How Michigan universities are at the forefront of advancing AI technology

With artificial intelligence continuing to expand, along with growing uncertainty about how it will impact the future, academic institutions stand at the forefront of advancing AI technology. In Michigan, professors at Michigan State University, the University of Michigan, and Wayne State University, are not only driving AI advancements through research and educational initiatives, but are also shaping its responsible implementation across various industries. 

The University of Michigan (U-M) in Ann Arbor has an AI Lab, which serves as a hub for collaboration, bringing together faculty and students to tackle AI-related challenges in areas such as image processing, natural language processing, and machine learning. 

“In academia, we really have the freedom to explore the variety of directions that are driven by AI, so we can do research that will pay off down the line maybe in a 10-year, 20-year horizon as opposed to the very short term,” says U-M Assistant Professor of Computer Science and Engineering, Michał Dereziński. 

Dereziński’s personal research focuses on reducing the computational costs associated with training AI models to make advancements accessible to more people while supporting “the next generation of data science algorithms.” 

“Only those with enough resources can actually build models [to advance AI],” he says. “My research essentially is focused on designing algorithms for doing this data processing that is required under the hood of training the machinery models so that hopefully we can train a better ChatGPT with reduced resources.” 

At Detroit’s Wayne State University, Professor Hengguang Li, Chair of the Department of Mathematics, pioneers AI research aimed at solving complex mathematical equations.

“There is tremendous potential using artificial intelligence algorithms to solve some of the most difficult equations,” Li says. “We develop AI to solve those equations because there's no existing model.”

His research seeks to develop AI algorithms tailored to solve equations unattainable through traditional numerical methods, bridging the gap between theoretical AI advancements and real-world applications.

In 2022, Wayne State received a donation for a campus-wide initiative to promote programs in data science and artificial intelligence. For this, the Math Department collaborates with the schools of engineering, business, and medicine to build up partnerships with students and faculty across campus. 

When it comes to academia, Li feels that AI will play a very important role in higher education for grading, assessment of a student's performance, and more. While he utilizes the benefits of AI, he also recognizes the risks, including academic misconduct of students with the availability of chatbot platforms.

“There are a lot of discussions on campus, but for now, people are still exploring different types of solutions to that,” Li says. “It is very challenging and there are a lot of risks to higher education in that way.”

He feels that while AI can be helpful, its widespread availability should urge people to think more about the value of education.  

“The perspective of people in terms of forward education will be different,” Li adds. “I think that's the challenge and also the opportunity for university leaders: how to embrace the change, especially from AI, and how to implement policies and adapt to the right technology to really improve what we do in higher education.”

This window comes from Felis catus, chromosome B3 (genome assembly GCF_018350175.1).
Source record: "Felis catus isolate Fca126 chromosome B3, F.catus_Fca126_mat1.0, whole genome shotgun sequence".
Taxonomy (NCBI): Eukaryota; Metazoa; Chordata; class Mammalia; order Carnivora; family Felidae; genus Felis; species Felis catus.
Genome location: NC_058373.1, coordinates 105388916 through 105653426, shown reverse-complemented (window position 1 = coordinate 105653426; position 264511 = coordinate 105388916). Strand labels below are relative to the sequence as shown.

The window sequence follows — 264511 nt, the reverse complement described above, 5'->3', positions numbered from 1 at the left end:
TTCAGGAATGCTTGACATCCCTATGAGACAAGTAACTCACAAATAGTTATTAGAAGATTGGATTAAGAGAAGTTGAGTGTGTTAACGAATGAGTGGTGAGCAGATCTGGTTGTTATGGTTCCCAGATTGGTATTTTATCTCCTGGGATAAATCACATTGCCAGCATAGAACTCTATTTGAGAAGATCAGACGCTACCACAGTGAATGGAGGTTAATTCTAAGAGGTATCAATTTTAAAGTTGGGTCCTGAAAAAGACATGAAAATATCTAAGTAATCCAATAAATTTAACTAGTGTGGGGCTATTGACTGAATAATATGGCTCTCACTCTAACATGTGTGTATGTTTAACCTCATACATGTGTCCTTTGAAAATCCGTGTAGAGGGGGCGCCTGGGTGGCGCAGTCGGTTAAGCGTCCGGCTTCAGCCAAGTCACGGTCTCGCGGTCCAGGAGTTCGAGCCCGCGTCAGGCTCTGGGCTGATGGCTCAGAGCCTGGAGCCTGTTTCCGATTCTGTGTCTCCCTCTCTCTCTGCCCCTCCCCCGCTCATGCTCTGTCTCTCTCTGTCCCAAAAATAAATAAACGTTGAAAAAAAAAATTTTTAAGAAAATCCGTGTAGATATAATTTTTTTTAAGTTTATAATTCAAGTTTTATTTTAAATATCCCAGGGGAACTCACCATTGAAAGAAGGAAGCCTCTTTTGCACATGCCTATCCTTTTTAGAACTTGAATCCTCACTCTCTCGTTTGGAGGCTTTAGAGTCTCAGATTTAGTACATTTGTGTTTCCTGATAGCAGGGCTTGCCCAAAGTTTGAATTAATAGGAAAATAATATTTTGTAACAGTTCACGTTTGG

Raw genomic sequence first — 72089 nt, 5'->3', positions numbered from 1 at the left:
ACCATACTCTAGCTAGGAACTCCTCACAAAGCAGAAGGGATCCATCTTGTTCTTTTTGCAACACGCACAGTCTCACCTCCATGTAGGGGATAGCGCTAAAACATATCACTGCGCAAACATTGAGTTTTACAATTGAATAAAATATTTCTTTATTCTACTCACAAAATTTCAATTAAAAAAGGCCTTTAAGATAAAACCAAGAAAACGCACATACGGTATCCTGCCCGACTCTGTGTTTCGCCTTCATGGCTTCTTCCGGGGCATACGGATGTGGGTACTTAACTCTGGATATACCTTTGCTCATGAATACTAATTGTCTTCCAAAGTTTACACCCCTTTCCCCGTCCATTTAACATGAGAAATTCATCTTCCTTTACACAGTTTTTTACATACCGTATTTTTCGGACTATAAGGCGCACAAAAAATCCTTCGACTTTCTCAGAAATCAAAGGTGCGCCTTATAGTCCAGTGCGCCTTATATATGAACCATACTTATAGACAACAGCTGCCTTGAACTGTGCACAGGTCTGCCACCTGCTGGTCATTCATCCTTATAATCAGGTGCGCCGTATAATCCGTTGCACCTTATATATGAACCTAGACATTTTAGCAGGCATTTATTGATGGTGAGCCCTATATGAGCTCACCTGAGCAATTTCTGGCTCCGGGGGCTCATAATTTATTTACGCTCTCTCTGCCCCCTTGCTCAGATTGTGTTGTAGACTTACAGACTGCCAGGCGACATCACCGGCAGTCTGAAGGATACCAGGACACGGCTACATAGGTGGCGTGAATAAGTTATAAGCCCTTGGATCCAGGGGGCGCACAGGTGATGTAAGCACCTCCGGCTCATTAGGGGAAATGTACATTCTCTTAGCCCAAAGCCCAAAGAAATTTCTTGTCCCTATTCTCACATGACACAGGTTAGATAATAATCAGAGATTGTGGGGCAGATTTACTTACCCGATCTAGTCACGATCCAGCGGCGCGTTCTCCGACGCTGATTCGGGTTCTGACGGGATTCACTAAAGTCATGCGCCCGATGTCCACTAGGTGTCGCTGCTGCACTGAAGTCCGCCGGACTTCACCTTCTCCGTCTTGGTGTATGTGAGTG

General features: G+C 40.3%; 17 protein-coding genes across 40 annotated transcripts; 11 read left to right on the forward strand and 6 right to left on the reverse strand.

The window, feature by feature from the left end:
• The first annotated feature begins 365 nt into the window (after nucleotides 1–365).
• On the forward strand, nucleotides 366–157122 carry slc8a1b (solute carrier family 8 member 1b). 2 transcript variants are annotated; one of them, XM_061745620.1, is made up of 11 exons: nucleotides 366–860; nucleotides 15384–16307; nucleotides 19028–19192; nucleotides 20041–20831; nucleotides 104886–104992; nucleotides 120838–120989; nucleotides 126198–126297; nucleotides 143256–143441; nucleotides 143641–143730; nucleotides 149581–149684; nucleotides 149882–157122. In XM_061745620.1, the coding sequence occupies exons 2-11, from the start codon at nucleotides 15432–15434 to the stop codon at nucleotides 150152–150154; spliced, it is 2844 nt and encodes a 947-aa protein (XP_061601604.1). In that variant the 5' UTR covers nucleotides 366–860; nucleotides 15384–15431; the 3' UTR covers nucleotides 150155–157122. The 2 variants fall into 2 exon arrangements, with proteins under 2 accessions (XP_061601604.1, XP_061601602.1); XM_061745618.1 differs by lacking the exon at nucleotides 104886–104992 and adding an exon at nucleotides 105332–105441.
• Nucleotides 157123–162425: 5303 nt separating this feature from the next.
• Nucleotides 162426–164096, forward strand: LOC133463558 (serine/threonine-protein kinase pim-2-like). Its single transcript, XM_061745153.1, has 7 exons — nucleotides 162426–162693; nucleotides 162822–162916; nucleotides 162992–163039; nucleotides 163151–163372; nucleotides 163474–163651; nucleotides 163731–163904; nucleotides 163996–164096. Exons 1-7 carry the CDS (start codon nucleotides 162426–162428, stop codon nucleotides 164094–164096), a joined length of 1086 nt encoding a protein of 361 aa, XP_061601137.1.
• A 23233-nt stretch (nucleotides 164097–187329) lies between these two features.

In East Lansing, Professor Arun Ross at Michigan State University uses AI to develop a curriculum to help college students succeed, especially since students of unique backgrounds have different learning styles and needs. 

“We are trying to use AI tools to develop scenarios where we make some assumptions about the geographical area where the [learning] is happening or the background of the student,” Ross says. “We are able to use AI tools [to create] customizable tutorials, which the students can then utilize to better understand certain concepts.”

However, Ross also acknowledges that AI can be harmful if someone relies on it completely and doesn’t take into account context or other factors,  such as incorrect responses and biases. 

“AI tools are trained using data, sometimes historical data, and historical data can exhibit some biases, which have to be eliminated so that the resulting AI tool is not exhibiting those biases,” Ross says.

So, the work being done does not only include developing powerful AI tools, but also creating techniques to validate the data produced by AI. 

“We’re trying to see how synthetic data generation can benefit our students both in terms of teaching concepts but also in terms of them being able to utilize it for some of their deliverables,” Ross says.  

The educational role of universities is fostering AI literacy among students and end-users, he adds. By developing curricula and raising awareness about the potential risks and benefits of AI, universities have a crucial part to play in shaping responsible AI usage.

“Universities play a significant role in being able to educate individuals, companies, and other enterprises, about both the benefits as well as the harmful effects of AI, so that balanced decisions can be made,” Ross says. “As much as we develop AI technology, as much as we utilize AI technology, it is also important that we educate society about both the pros and cons of AI.”

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